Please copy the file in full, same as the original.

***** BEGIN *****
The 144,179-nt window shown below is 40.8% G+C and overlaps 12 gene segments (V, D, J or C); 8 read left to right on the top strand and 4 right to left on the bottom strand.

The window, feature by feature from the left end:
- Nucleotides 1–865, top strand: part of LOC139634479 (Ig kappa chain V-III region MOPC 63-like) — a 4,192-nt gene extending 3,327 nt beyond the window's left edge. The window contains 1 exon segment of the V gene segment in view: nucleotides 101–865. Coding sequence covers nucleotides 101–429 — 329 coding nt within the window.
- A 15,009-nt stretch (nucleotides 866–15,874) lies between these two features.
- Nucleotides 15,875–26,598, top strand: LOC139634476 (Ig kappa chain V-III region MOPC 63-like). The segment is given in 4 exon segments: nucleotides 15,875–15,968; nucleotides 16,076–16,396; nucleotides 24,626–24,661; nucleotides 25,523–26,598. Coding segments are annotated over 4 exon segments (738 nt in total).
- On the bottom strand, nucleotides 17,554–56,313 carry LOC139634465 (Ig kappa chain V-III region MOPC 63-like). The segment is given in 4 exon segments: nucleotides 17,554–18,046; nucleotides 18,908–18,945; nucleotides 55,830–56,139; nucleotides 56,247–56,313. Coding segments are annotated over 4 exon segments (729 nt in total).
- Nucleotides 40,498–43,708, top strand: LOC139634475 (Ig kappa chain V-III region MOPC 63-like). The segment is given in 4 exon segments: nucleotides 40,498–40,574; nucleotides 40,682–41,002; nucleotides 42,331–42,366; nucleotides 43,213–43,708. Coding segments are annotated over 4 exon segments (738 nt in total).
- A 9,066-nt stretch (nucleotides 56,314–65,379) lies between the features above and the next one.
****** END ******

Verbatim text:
The 144,179-nt window shown below is 40.8% G+C and overlaps 12 gene segments (V, D, J or C); 8 read left to right on the top strand and 4 right to left on the bottom strand.

The window, feature by feature from the left end:
- Nucleotides 1–865, top strand: part of LOC139634479 (Ig kappa chain V-III region MOPC 63-like) — a 4,192-nt gene extending 3,327 nt beyond the window's left edge. The window contains 1 exon segment of the V gene segment in view: nucleotides 101–865. Coding sequence covers nucleotides 101–429 — 329 coding nt within the window.
- A 15,009-nt stretch (nucleotides 866–15,874) lies between these two features.
- Nucleotides 15,875–26,598, top strand: LOC139634476 (Ig kappa chain V-III region MOPC 63-like). The segment is given in 4 exon segments: nucleotides 15,875–15,968; nucleotides 16,076–16,396; nucleotides 24,626–24,661; nucleotides 25,523–26,598. Coding segments are annotated over 4 exon segments (738 nt in total).
- On the bottom strand, nucleotides 17,554–56,313 carry LOC139634465 (Ig kappa chain V-III region MOPC 63-like). The segment is given in 4 exon segments: nucleotides 17,554–18,046; nucleotides 18,908–18,945; nucleotides 55,830–56,139; nucleotides 56,247–56,313. Coding segments are annotated over 4 exon segments (729 nt in total).
- Nucleotides 40,498–43,708, top strand: LOC139634475 (Ig kappa chain V-III region MOPC 63-like). The segment is given in 4 exon segments: nucleotides 40,498–40,574; nucleotides 40,682–41,002; nucleotides 42,331–42,366; nucleotides 43,213–43,708. Coding segments are annotated over 4 exon segments (738 nt in total).
- A 9,066-nt stretch (nucleotides 56,314–65,379) lies between the features above and the next one.